New research found that humans have been living in the Siberian Arctic 45,000 years ago.
Looks like our ancestors have not been bothered by the cold. A new paper reveals that humans have been around in Siberian arctic already 45,000 years ago. The finding is based on a frozen mammoth carcass bearing injuries inflicted by weapons.
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Archaeological evidence for humans living in northern Eurasia before 40,000 years ago is rare. In west Siberia, the northernmost find of that age is located at 57°N.
Elsewhere, the earliest presence of humans in the Arctic is commonly thought to be circa 35,000 to 30,000 years before the present. A mammoth kill site in the central Siberian Arctic, dated to 45,000 years before the present, expands the populated area to almost 72°N.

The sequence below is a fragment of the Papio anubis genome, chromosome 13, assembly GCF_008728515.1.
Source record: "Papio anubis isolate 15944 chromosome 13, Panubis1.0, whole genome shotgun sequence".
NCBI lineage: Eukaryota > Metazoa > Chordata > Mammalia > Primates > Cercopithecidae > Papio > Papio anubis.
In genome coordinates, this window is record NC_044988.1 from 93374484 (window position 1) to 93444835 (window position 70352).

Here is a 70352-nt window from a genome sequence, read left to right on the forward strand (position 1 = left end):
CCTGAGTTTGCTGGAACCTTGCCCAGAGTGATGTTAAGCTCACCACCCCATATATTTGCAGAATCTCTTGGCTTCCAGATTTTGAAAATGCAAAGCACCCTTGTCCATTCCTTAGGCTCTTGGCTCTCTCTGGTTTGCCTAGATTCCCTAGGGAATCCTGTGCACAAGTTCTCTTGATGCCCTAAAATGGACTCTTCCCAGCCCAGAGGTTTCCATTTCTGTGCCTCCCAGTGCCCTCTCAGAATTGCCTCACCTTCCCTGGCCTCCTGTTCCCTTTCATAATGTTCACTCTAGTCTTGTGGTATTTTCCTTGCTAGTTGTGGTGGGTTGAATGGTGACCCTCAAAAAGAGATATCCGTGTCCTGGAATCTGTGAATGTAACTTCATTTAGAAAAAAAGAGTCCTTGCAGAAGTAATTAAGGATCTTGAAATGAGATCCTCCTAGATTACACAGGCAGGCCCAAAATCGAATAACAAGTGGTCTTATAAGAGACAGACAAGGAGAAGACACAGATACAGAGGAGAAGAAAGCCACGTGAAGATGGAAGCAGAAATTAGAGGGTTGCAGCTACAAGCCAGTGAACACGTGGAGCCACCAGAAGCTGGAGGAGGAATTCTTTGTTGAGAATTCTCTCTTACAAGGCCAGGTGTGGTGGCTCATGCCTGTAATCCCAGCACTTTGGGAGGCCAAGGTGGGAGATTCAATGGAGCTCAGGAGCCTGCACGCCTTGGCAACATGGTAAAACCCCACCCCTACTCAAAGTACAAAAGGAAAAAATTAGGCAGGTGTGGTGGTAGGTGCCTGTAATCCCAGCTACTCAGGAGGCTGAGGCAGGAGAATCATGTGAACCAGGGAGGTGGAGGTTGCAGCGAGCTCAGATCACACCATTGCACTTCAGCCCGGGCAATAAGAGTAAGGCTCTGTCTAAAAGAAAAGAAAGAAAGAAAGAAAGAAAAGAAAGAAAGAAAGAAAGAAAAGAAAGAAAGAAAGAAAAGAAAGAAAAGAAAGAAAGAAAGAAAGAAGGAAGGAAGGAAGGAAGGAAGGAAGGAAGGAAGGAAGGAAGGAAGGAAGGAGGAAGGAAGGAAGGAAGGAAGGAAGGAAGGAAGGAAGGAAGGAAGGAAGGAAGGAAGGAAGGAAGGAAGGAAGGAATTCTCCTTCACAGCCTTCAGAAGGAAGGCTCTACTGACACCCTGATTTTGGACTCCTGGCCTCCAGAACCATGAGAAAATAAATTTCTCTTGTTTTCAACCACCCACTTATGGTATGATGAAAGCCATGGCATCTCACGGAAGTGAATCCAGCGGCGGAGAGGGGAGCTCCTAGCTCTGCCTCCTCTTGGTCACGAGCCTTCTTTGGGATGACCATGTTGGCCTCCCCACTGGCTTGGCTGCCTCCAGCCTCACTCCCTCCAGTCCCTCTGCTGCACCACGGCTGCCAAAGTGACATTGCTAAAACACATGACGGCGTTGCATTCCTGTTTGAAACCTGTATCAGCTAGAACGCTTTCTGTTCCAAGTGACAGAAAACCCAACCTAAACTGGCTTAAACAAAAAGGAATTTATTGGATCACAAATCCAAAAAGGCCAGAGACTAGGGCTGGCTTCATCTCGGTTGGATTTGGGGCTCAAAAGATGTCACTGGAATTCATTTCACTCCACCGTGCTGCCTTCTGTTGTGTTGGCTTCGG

The advancement of mammoth hunting probably allowed people to survive and spread widely across northernmost Arctic Siberia.
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The paper titled "Early human presence in the Arctic: Evidence from 45,000-year-old mammoth remains" has been published on Science Mag.